But in the 457 ballot boxes in the east where Erdogan received more than 99 percent of the valid votes, the percentage of invalid votes turned out to be a record low: 0.5 percent. More than half of these boxes were in Sanliurfa province, where the ballot-stuffing allegations were at their peak.

Presidential vs. parliamentary ballots

The total number of parliamentary ballots should — under normal circumstances — equal the total number of presidential ballots in each box. The rule was “two ballots into one envelope.” If the difference between these two is simply because of human error — instead of careless unbalanced ballot stuffing — we should expect no significant variation across regions.

However, I found that 12 percent of the boxes in eastern Turkey have different numbers of each ballot type, whereas only 6 percent of the boxes in the rest of the country have such discrepancies. Possibly, individuals who committed ballot stuffing (allegedly mostly in the east) were not extremely careful in adding equal numbers of ballots.

Fraud allegations vs. shifts in voter behavior

How can we tell this is fraud and not ordinary shifts in voter behavior? And why does it matter?

The opposition has claimed that the results indicate fraud. A pro-Kurdish opposition party published an extensive report that said thousands of party ballot-box representatives and observers were intimidated, threatened or even detained (over terrorism allegations). The report also noted several incidences of ballot stuffing. In one such case, a group of 200 armed men — including a legislative candidate from the southeastern province (Sanliurfa) — allegedly cast numerous illegal votes in various voting stations. After the election, members of the main opposition party said the opposition did not have representatives to monitor thousands of boxes and hence failed to receive ballot-box reports on them.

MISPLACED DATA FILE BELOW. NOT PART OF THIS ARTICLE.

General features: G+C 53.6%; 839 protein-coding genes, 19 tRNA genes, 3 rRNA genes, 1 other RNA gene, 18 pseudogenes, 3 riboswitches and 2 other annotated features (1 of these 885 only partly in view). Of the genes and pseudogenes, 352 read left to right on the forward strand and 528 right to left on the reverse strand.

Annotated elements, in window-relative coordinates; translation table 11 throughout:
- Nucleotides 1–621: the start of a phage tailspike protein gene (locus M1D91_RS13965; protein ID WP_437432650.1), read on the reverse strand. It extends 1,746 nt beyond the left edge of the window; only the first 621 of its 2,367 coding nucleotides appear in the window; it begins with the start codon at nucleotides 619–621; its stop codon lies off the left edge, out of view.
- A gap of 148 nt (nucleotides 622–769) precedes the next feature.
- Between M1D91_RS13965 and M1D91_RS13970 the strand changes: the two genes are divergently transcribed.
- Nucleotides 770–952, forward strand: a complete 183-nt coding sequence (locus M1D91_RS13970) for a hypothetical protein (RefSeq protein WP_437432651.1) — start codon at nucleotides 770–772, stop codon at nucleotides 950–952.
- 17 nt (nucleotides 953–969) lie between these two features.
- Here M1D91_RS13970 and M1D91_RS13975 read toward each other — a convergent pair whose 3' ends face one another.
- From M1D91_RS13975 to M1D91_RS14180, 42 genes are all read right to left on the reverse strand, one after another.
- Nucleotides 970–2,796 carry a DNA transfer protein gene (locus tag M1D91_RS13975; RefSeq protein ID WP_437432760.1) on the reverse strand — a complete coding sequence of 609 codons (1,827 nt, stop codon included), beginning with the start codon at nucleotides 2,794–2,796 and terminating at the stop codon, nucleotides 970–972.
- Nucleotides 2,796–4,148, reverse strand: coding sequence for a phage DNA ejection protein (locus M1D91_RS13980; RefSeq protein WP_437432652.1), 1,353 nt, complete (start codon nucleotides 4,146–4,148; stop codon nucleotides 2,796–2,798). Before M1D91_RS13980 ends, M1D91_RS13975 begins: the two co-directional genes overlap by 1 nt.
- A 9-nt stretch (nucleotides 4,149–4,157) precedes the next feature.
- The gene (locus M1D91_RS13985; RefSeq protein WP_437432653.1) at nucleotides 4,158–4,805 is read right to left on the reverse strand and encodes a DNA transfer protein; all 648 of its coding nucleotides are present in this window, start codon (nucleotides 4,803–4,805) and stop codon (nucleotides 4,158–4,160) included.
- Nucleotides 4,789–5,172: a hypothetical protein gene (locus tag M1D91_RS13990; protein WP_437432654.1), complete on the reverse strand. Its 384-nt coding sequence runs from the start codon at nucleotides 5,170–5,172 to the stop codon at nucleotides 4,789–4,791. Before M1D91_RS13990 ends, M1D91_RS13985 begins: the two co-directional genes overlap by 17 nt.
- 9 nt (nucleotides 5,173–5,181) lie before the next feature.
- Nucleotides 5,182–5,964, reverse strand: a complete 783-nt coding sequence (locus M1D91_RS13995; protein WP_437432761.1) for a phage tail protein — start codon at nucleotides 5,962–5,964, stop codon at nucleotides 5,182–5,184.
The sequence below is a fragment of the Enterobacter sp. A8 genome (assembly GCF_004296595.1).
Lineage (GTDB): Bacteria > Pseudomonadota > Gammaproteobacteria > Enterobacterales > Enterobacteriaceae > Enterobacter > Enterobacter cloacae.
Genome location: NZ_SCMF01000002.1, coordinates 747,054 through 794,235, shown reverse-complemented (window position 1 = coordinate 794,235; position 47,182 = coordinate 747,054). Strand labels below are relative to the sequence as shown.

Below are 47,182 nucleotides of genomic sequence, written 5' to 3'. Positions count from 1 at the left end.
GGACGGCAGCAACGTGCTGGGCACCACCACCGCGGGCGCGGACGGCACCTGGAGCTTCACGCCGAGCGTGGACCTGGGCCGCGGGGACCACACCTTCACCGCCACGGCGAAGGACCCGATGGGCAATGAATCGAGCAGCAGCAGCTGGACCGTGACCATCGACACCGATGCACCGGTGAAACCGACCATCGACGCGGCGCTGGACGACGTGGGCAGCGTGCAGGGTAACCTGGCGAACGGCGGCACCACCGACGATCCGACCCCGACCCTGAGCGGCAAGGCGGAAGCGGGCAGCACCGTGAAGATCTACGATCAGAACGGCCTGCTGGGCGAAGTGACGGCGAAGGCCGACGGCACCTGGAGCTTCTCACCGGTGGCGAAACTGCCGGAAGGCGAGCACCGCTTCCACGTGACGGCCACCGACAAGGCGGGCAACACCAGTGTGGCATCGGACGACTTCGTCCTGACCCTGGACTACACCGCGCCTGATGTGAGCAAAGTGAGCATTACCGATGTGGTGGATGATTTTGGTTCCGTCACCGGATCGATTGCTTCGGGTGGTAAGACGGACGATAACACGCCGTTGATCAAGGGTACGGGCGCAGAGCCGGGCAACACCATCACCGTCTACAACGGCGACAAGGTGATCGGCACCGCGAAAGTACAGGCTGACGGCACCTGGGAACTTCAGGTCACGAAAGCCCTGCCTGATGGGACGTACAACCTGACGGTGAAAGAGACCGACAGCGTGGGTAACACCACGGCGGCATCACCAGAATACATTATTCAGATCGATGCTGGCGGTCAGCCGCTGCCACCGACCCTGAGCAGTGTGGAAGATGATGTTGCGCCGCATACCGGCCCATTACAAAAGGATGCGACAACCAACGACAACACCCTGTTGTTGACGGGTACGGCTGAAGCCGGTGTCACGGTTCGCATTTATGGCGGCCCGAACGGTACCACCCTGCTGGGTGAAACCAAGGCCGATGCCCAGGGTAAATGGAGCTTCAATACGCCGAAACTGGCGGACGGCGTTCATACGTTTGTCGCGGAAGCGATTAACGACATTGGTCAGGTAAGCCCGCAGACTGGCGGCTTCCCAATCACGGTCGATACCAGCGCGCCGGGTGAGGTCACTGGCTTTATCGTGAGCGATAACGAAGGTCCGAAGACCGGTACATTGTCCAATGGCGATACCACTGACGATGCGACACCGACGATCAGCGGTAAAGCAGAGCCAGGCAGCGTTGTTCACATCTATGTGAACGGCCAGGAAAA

There are other possibilities. Some election analysts argue that the unprecedented electoral gains of the nationalist parties in the east could be the result of an increase in Turkish security personnel appointed to Kurdish regions during the past few years. However, reports show that the number of security personnel in these regions increased by only about 20,000, which can explain only a very small portion of 596,045 new votes that the pro-government nationalist parties gained in the east. Further, the opposition parties are even more popular than these two parties among military personnel and their families, as the election results from the military housing sites demonstrate.

Others argue that the alliance between the ultranationalist MHP and local tribes may be the main factor. However, the election results show that the MHP’s total vote count increased by more than 20 percent in more than 100 districts in the east. There is not yet any publicly available evidence for the claimed electoral impact of tribes, or of how their influence extended over so many districts.

Looking ahead, the dissemination of videos purporting electoral fraud will erode voters’ hope for political change via the electoral process. The opposition parties’ inability to investigate the extent of electoral irregularities during this election disappointed opposition segments. This disappointment could lead to a substantive decline in turnout in the next elections, ironically only further consolidating the AKP’s power.

Abdullah Aydogan is a research scholar at Rice University’s Baker Institute for Public Policy. Follow him on Twitter at @abdaydgn